As Winfrey’s critique of the decentralized movement gained traction, social media activists like Shaun King, Tamika Mallory, BLM co-founder Patrisse Cullors, and others took advantage of the moment and thrust themselves into the spotlight. Appointing themselves leaders of the fight, they began to seek “donations” to continue their work. They were known in activism circles as “ambulance chasers” or “grifters.”
Ferguson residents blew the whistle, with Seals specifically calling out the Black Lives Matter Global Network founders for living well while organizers known to the Ferguson community were struggling to make ends meet.
A Ferguson livestreamer, Bassem Masri, who has since passed away, also critiqued BLM leadership for hoarding resources in 2016. “We all kind of felt like we were kind of getting other people rich and getting other people fame for our oppression. We were left here to suffer from the systemic abuse from the police. And, like, I do not care about credit, as long as the job gets done. But the thing is, the job hasn’t got done. ”
Tory Russell, a community organizer in Ferguson, said, “[Black Lives Matter founders] should not be walking around no Black people, no Black communities. They should be somewhere in shame. ” In 2021, some seven years after Brown was killed, Russell and Michael Brown, Sr. demanded that BLM distribute funds to Ferguson community leaders so they could finish the work they set out to do.
Even though the momentum Ferguson residents built was hijacked by grifters, the town has seen some progress in its efforts to enact local change. In 2020, Ferguson elected Ella Jones, the city’s first Black mayor. Just a couple of years prior to her historic win, Wesley Bell, who protested during the uprisings, was voted in as prosecutor, removing Bob McCulloch, who’d served seven terms before being voted out. Protester Cori Bush made history when she was elected as a representative for Missouri 1st District in 2020. Bush made headlines At the end of 2021, just ahead of the acquittal of Kyle Rittenhouse, the white supremacist teen who shot three protesters in Wisconsin, killing two of them. She tweeted that white supremacist vigilantes also shot at protesters in Ferguson and nothing was done about it then, in an effort to emphasize how the system picks and chooses who to punish.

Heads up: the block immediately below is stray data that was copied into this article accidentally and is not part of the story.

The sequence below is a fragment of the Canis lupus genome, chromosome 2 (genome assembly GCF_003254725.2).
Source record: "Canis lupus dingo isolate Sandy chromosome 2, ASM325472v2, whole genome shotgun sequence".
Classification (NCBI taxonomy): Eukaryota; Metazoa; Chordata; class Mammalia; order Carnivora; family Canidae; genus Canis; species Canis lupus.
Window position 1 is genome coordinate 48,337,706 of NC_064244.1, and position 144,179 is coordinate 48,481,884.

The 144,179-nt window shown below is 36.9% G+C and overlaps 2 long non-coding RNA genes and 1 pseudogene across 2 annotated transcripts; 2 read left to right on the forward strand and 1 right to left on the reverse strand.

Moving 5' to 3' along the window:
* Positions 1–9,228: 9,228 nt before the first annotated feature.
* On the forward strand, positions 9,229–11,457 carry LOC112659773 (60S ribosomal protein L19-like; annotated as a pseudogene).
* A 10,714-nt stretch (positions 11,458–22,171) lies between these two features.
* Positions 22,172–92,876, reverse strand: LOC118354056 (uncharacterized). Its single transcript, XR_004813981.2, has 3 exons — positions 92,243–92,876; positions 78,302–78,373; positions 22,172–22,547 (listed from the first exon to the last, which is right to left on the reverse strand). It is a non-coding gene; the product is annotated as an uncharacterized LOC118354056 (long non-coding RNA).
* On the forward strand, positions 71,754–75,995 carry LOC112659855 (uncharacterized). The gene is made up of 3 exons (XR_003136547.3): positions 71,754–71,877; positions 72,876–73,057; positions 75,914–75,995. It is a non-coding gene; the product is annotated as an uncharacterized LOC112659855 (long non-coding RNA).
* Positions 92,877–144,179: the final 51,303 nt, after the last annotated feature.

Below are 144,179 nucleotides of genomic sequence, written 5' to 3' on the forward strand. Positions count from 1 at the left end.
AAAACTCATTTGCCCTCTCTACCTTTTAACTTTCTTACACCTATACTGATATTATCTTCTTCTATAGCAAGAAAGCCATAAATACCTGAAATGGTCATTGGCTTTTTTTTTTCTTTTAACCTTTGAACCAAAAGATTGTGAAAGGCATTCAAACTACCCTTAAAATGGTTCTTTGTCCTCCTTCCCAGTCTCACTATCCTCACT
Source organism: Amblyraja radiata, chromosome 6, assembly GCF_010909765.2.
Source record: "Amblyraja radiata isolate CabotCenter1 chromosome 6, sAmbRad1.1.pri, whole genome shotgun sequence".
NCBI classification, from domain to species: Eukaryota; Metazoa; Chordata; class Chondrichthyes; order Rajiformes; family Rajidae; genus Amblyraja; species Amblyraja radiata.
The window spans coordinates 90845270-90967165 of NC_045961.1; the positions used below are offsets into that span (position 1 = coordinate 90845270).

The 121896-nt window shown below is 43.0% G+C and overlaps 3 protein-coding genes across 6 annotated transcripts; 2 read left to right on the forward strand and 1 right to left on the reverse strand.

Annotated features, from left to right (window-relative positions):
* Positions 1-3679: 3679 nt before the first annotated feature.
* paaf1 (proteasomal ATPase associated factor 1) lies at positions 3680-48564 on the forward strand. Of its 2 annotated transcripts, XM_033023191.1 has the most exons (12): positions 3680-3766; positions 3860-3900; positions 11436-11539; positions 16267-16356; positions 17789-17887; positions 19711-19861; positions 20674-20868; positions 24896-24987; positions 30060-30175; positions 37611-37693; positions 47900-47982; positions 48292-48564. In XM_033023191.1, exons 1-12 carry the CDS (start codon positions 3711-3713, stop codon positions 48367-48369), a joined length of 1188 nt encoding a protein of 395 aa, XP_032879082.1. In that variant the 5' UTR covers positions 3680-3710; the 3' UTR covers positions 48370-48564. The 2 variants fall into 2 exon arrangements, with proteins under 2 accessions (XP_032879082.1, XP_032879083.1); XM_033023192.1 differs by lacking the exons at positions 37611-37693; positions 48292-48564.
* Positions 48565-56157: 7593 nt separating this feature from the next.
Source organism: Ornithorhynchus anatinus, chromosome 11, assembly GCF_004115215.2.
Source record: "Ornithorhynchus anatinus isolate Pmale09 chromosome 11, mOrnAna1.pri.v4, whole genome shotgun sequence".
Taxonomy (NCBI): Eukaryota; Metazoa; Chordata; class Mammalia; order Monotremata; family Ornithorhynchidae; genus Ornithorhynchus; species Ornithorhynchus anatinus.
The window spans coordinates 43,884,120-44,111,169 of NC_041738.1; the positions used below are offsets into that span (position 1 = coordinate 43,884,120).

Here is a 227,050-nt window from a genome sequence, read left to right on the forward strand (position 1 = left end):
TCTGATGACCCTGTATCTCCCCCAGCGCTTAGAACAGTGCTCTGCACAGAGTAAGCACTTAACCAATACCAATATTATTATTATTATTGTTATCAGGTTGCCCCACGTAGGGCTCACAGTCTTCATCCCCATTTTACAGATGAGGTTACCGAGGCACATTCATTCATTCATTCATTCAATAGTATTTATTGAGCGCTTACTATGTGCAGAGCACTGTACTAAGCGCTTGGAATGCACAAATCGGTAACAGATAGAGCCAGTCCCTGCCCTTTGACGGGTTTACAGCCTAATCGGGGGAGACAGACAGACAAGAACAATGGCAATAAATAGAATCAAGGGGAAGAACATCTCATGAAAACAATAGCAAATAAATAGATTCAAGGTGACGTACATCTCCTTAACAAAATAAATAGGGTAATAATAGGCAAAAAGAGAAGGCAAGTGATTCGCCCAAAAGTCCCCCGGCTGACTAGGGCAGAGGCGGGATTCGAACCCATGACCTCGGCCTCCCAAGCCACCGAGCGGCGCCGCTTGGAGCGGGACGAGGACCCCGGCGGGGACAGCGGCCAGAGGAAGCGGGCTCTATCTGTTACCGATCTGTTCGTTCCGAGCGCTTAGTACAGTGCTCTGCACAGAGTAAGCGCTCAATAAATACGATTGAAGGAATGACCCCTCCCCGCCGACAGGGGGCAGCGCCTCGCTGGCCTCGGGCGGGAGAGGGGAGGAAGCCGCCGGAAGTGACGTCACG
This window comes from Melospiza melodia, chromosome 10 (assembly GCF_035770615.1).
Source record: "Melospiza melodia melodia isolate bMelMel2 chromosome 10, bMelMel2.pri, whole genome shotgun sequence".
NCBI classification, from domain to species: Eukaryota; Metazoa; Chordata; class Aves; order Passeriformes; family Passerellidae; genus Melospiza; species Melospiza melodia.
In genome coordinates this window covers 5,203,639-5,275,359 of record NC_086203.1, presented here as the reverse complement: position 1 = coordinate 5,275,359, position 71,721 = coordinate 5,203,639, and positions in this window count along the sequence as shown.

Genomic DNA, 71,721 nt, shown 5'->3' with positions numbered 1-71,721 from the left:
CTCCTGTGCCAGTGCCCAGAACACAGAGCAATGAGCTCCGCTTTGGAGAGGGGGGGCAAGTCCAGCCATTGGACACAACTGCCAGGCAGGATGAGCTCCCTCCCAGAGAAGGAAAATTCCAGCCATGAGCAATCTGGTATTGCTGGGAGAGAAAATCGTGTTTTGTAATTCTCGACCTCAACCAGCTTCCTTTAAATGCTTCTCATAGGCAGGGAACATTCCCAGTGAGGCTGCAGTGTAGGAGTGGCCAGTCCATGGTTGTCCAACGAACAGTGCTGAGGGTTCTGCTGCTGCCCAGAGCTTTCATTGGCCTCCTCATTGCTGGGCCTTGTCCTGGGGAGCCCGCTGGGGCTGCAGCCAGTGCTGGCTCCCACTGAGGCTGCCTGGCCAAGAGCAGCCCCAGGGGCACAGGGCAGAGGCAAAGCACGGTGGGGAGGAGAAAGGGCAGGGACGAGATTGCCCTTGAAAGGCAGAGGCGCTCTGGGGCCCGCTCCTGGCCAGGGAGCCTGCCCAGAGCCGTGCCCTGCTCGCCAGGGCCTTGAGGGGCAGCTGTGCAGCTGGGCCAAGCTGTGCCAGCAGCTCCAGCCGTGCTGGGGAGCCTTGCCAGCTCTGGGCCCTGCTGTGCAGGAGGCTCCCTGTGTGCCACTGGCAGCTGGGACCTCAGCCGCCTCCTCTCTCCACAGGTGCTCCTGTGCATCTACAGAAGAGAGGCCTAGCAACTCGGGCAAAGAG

Critics of decentralized movements still underestimate the power in taking the responsibility of one person mobilizing the masses out of organizing. Yet movements tend to die with fallen leaders.
Consider Fred Hampton, who was the chairman of the Black Panther Party in Illinois and co-founder of the Rainbow Coalition. He was murdered during a 1969 police raid of his Chicago home.
Hampton was a passionate leader and was targeted by the FBI to prevent him from organizing on a national scale, which would move more Black people toward action, and solidify cross-racial alliances.
Distraught members of the [Rainbow] Coalition unofficially disbanded, and a handful of the leadership went underground after Hampton’s assassination, fearing for their own safety. Thousands of people lined up to witness the open crime scene, while lawyers from the People’s Law Office disputed the later-disproved official police account, which had falsely claimed a heavy firefight on both sides. Having assassinated its most vocal leader, the Feds had effectively crushed the 1960s’ most promising push for united, cohesive social resistance in Chicago.
Back in Ferguson, Seals and Masri were two of many leaders; though their deaths did hit their broader community hard, the movement did not end with their untimely deaths. So refusing to assign the role of “leader” to one person is more fitting when liberation is the goal.
Despite the mishandling of the movement by the self-appointed leaders, organizers on the ground are continuing to move forward. In a January 2022 New York Times interview, when asked about BLM Global Network’s fundraising, Tory Johnson, a Huntington Beach activist and organizer said, “I do not tell people what I’m actually going through. I do not tell people how stressed I actually am. But, you know, I actually have to live through all of this. ”
Now more than ever, people need to lean into organizing. Between the skyrocketing costs of living, stagnant low wages, an ongoing pandemic, the war on reproductive rights, and a housing crisis, we owe it to ourselves to get our boots on the ground.
This story was produced through the Daily Kos Emerging Fellows (DKEF) Program. Read more about DKEF (and meet other Emerging Fellows) here.